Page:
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Jury summons barcode could eliminate need for morning roll calls
Angela Denning

04 Mar 2020 / courts Print

Jury summons barcode could eliminate roll calls

Chief Executive of the Courts Service Angela Denning has said that the facilities provided for jurors greatly affect the individuals on whom the State relied to deliver justice in Ireland.

She was speaking at the launch of Judges and Juries in Ireland: An Empirical Study, at the Criminal Courts of Justice in Dublin last night.

Participation in the jury system was limited to certain sections of society, she said, and excluded civil servants.

“My role is to recognise and appreciate the service that jurors give,” Denning said.

“They are unpaid. We provide lots of tea, biscuits, and lunch every day.”

A total of 14,164 lunches were served in the Dublin 7 CCJ building last year.

Segregated circulation routes

Jury experience is now considered in courthouse design, with segregated circulation routes, disability access, and more comfortable spaces in which to deliberate.

The Courts Service ten-year strategy is about making things easier, faster, cheaper, and improving access to justice, the chief executive said.

The jury-service function has now been centralised in an office in Castlebar, Co Mayo, which sends out 120,000 jury-service summonses each year, and deals with all queries.

Never been to post office

“One of our younger staff members in that office enquired why one had to post back the jury summons, because he had never actually been in a post office.

“As a consequence of this, we are now working on providing an electronic interface for jurors,” Angela Denning said.

Since every jury summons now has a barcode, the need for morning jury roll calls could also be eliminated, since those attending can ‘zap-in’ electronically.

Denning said that the general scheme of an electoral commission bill was a key milestone.


“We choose our jurors at random from the roll of electors, and that is not updated regularly. I’m very conscious of the upset and distress caused to family members when a jury summons arrives for a recently-deceased family member.”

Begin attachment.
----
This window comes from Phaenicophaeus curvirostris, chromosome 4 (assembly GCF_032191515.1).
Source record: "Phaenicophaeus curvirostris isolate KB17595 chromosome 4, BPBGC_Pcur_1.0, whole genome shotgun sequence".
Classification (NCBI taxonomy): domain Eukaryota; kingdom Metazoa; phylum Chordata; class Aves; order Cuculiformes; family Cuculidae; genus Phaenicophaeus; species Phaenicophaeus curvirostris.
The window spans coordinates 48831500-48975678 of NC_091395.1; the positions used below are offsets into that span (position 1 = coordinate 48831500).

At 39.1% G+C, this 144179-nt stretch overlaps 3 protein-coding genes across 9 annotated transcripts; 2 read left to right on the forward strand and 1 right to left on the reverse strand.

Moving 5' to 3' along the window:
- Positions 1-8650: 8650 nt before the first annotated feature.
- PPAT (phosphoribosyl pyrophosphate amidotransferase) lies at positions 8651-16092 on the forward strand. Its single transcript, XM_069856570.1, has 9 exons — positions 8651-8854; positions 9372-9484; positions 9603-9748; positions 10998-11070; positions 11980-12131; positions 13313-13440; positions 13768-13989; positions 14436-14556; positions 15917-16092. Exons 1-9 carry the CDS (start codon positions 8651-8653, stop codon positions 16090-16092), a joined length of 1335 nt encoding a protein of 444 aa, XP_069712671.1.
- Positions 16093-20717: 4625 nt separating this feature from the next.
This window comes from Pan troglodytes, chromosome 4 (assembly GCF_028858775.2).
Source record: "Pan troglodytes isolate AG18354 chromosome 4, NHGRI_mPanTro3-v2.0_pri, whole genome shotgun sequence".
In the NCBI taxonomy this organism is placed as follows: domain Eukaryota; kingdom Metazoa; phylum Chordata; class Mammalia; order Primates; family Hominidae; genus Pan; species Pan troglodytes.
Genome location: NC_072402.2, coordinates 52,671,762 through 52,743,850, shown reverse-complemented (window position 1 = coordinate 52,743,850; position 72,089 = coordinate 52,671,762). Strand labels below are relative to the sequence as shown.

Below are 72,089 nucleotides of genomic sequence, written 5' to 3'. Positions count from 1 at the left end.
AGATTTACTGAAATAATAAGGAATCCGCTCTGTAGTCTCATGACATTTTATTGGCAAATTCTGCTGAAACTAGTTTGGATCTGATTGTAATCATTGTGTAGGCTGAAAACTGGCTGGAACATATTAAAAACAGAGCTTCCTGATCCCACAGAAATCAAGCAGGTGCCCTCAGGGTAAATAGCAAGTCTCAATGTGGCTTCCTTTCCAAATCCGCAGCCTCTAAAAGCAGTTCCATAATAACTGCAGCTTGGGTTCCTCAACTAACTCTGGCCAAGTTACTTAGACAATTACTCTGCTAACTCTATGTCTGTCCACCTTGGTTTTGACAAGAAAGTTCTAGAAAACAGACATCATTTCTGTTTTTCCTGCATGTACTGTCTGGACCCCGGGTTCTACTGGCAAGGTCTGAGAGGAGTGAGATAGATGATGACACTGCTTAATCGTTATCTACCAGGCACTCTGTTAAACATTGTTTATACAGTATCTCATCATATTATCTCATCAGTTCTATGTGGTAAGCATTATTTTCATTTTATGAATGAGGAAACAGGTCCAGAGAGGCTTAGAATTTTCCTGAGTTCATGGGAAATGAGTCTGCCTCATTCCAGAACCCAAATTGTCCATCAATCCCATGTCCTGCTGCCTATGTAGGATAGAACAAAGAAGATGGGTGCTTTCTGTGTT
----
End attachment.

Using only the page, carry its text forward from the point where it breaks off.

The present system of requiring upwards of 100 jurors to attend in person for potential selection was unnecessary and time-consuming, the chief executive said.

“Modern technology should enable citizens to be selected at random using electronic means. Challenges could be dealt with without having to summon people to a courtroom. We can do everything else over screens, by Skype and so on.”

The chief executive also said that jurors were increasingly requesting to look back at digital and video evidence in the jury room, and screens were now being installed to facilitate this.

Virtual reality goggles

“Our staff have asked for virtual reality goggles to train court registrars -- it’s terrifying if it’s your first time going into a courtroom,” she said.

Jurors, once selected, could also use goggles to see what’s ahead of them in the courtroom, she added.

In Australia, potential jurors are contacted 12 months in advance, and given a calendar to check off those dates that don’t suit.

Attendance rates

“That has improved attendance rates, and it’s certainly something I’d like to look at here,” she said.

“We live in a changing world and our jurors live in that world with us.

"We need to reflect that in how we deal with these ordinary citizens who give up their time for a greater social good,” Denning said.


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